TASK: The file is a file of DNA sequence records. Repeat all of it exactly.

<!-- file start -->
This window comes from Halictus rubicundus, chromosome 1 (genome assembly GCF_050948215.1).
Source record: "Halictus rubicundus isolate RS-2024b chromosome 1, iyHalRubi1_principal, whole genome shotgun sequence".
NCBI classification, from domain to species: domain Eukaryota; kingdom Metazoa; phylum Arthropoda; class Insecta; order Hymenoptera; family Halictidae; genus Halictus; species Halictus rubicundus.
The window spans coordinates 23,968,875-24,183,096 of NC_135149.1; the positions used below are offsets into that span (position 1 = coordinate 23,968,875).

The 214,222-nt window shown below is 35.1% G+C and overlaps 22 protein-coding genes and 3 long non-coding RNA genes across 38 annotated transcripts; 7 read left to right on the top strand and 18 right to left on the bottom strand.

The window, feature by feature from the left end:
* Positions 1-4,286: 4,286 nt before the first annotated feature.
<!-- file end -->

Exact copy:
This window comes from Halictus rubicundus, chromosome 1 (genome assembly GCF_050948215.1).
Source record: "Halictus rubicundus isolate RS-2024b chromosome 1, iyHalRubi1_principal, whole genome shotgun sequence".
NCBI classification, from domain to species: domain Eukaryota; kingdom Metazoa; phylum Arthropoda; class Insecta; order Hymenoptera; family Halictidae; genus Halictus; species Halictus rubicundus.
The window spans coordinates 23,968,875-24,183,096 of NC_135149.1; the positions used below are offsets into that span (position 1 = coordinate 23,968,875).

The 214,222-nt window shown below is 35.1% G+C and overlaps 22 protein-coding genes and 3 long non-coding RNA genes across 38 annotated transcripts; 7 read left to right on the top strand and 18 right to left on the bottom strand.

The window, feature by feature from the left end:
* Positions 1-4,286: 4,286 nt before the first annotated feature.